Michael J. McDermott, who describes himself as “a Male Citizen of the United States and a fourth generation native son of the City of San Francisco,” filed an opposition to a trademark application filed by the San Francisco Women’s Motorcycle Contingent for the phrase “Dykes on Bikes.” He alleged, in pertinent part:
…[M]y opposition falls in to[sic] two broad categories, reflecting the dual nature of the Harm from pandering to such “Dykes”, whether on motorcycles or not.
1. The Ongoing Criminal and Civil Rights Violations committed by “Dykes on Bikes” and All Dykes who participate in the annual illegal Anti Male hate riot/takeover of public lands culminating in the illegal “San Francisco Dyke March”;
2. The attempt to have the USPTO act as Political Agent of the Misandry Lobby, by granting approval to their uses of the term “Dyke”, so as to provide them with Government Backing for Thought & Speech Policing throughout America….
The Endorsement by the Government of a Politically Correct definition and usage of the term “Dyke”, and a corresponding disfavor for all other accurate if unflattering usage, is a clear political goal of this Trademark application….
The term “Dyke” has long acknowledged the Misandry of those who choose to wear that title, and the deep obsessive hatred of Men and Male Gender traits that go with it. The attempt to use this Trademark to further the goals of Separatist/Neo Exterminationist Misandrists … as well as Sadists and Sado-Masochistic Bondage and Flogging Fanatics such as “Dykes on Bikes” leader Vic Germany, is a shameful abuse of the trademark process.
Happily, he failed in his efforts to leverage homophobia to derail the trademark registration process. Humorously enough, he was found to lack standing to oppose the mark under Section 2(a) of the Lanham Act in part due to the fact that he himself is not a lesbian. On September 13th the TTAB ruled:
Opposer has failed to allege that he possesses a trait or characteristic that is inherently implicated by applicant’s applied-for mark — that is, that he is a “lesbian” or “dyke.” Rather, as opposer alleges in the beginning of his notice of opposition, “I am a Male Citizen of the United States and a fourth-generation native son of the City of San Francisco.” Applicant’s mark is therefore only subjectively offensive to opposer. Thus, … the opposer in this case must resort to the second method for demonstrating the reasonableness of his belief of damage. In this regard, opposer has failed to make a sufficient leading.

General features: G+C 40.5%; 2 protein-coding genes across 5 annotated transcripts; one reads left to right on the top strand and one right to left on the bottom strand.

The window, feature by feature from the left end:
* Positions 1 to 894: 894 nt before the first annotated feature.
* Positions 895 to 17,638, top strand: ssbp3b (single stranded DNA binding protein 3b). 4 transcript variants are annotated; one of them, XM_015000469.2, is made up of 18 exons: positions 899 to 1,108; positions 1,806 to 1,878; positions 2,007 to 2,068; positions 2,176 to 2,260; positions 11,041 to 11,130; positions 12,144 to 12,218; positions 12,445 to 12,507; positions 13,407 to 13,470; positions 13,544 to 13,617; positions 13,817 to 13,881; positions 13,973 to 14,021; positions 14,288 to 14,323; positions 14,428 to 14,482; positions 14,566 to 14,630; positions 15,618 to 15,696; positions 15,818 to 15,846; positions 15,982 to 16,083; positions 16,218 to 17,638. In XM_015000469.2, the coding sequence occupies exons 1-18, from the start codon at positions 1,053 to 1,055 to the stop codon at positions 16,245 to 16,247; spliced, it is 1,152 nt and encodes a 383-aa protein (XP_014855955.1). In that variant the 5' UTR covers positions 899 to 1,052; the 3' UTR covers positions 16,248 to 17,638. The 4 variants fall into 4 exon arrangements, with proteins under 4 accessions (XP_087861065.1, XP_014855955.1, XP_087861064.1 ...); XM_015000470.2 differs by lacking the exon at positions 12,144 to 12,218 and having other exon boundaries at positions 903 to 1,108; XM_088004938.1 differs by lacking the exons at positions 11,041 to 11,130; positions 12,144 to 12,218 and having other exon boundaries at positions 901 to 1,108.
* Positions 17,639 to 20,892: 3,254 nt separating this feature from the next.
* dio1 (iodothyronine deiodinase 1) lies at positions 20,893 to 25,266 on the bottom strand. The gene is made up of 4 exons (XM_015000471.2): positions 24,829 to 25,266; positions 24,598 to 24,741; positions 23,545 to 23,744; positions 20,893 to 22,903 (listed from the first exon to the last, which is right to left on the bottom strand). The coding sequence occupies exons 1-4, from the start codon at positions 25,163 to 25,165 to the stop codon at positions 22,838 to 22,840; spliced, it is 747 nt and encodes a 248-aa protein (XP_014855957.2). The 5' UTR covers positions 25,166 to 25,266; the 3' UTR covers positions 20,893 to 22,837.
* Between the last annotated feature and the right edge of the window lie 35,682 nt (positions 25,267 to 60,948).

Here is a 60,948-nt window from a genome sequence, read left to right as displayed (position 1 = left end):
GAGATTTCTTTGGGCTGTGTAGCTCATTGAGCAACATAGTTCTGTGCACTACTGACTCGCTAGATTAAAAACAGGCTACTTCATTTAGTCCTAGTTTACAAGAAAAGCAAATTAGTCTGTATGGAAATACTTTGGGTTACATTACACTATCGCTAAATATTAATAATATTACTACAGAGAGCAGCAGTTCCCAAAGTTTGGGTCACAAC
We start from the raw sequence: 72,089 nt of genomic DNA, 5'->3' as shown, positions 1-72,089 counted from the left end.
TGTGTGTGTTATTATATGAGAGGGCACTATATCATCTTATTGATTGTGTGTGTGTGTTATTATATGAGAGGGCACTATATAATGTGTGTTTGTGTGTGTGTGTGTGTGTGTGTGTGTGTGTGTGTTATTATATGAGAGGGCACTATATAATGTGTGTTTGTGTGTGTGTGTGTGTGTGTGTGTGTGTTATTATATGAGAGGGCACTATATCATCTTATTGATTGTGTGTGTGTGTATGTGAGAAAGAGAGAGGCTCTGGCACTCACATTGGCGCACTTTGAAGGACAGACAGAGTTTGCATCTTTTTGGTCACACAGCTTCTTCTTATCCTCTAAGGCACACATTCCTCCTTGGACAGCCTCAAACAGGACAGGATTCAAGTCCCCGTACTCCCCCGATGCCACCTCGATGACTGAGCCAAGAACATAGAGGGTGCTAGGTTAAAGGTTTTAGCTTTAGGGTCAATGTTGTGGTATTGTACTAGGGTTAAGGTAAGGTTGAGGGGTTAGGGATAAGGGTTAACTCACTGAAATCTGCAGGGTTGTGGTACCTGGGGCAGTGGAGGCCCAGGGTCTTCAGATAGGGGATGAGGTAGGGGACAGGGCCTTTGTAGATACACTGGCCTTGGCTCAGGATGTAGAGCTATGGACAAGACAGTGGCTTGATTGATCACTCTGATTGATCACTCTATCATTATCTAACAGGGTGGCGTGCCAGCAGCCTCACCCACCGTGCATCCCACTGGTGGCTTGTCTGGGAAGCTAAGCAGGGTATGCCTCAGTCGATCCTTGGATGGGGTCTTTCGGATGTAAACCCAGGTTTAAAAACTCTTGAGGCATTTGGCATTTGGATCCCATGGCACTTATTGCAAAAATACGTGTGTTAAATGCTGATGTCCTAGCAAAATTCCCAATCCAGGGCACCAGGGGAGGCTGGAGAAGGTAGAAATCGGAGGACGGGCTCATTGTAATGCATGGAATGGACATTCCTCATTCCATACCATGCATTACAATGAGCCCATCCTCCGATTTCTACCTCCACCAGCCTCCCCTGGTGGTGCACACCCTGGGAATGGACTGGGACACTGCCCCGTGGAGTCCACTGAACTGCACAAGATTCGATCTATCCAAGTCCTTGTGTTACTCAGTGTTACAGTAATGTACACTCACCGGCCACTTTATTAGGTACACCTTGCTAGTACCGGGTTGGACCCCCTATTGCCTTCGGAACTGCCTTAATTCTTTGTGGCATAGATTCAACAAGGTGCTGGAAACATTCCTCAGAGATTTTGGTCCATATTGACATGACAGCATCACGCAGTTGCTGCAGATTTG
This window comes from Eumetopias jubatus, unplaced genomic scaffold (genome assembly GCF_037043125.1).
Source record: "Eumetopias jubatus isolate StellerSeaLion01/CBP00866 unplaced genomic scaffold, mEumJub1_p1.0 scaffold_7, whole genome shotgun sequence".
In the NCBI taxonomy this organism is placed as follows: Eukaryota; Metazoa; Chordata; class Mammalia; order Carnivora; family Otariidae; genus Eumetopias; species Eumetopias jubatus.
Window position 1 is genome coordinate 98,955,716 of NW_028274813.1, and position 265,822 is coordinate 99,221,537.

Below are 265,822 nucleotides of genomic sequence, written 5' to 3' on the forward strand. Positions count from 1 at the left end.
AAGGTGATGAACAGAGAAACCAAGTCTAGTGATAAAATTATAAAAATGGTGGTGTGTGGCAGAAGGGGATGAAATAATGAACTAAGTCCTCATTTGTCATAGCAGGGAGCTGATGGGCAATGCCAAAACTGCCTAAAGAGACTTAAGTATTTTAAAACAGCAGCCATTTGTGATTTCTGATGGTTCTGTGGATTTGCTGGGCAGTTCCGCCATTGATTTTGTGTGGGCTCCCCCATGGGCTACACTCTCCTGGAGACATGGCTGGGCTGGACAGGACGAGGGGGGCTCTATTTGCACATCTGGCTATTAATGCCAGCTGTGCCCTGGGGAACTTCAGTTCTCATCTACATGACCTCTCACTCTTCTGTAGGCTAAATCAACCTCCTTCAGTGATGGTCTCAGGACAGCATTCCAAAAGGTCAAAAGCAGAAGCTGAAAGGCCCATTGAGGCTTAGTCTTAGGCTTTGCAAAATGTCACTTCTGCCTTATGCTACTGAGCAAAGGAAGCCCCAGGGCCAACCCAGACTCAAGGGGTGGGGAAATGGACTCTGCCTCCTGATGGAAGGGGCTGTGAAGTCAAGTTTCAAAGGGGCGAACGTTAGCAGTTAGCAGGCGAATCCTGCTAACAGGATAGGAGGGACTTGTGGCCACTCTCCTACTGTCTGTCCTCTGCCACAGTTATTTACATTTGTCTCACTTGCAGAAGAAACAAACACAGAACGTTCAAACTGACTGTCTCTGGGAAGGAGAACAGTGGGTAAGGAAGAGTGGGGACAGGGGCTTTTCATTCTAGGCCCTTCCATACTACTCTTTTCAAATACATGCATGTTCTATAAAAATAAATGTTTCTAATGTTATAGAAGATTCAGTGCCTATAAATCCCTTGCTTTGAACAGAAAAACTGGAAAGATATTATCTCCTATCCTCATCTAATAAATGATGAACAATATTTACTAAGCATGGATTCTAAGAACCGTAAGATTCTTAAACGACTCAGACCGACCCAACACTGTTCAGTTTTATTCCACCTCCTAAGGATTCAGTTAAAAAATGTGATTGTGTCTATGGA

A review of the notice of opposition shows that opposer has failed to allege any facts that others (i.e. men) share his belief of damage. All we can find in the pleading is that opposer himself is personally offended by the”illegal behavior”and”illegal acts”purportedly committed by participants in applicant’s parade services and that he objects to the USPTO’s supposed endorsement of applicant’s activities in approving applicant’s mark for publication. Opposer has not made any objective allegations regarding the reasonableness of his belief of damage, such as by alleging that he has obtained affidavits or signatures on petitions, or conducted surveys that show … that other men share his belief in damage if applicant’s mark were to register. Opposer has throughout the notice of opposition referenced various excerpts from publications (i.e. articles, books, statements issued by applicant). However, none of the excerpts provides objective evidence that others who are members of opposer’s group (that is, men) would perceive applicant’s mark as disparaging or offensive to men.
In addition, opposer’s allegations regarding applicant’s conduct vis-Ã -vis men (e.g., allegations that applicant bans men from public streets and parks during the duration of applicant’s parade and that “large numbers of â€˜Dykes on Bikes’ [use] THEIR MOTORCYCLES AS OFFENSIVE WEAPONS AGAINST MEN”) do not constitute an objective pleading that other men concur with opposer’s belief in damage. As to the litany of criminal or civil wrongdoings participants in applicant’s parades purportedly have committed, the Board is not the proper venue for bringing such objections — the Board’s jurisdiction is limited to determining whether trademark registrations should issue or whether registrations should be maintained; it does not have authority to determine whether a party has engaged in criminal or civil wrongdoings. …
–Via Llew Gibbons, but don’t blame him for the post title.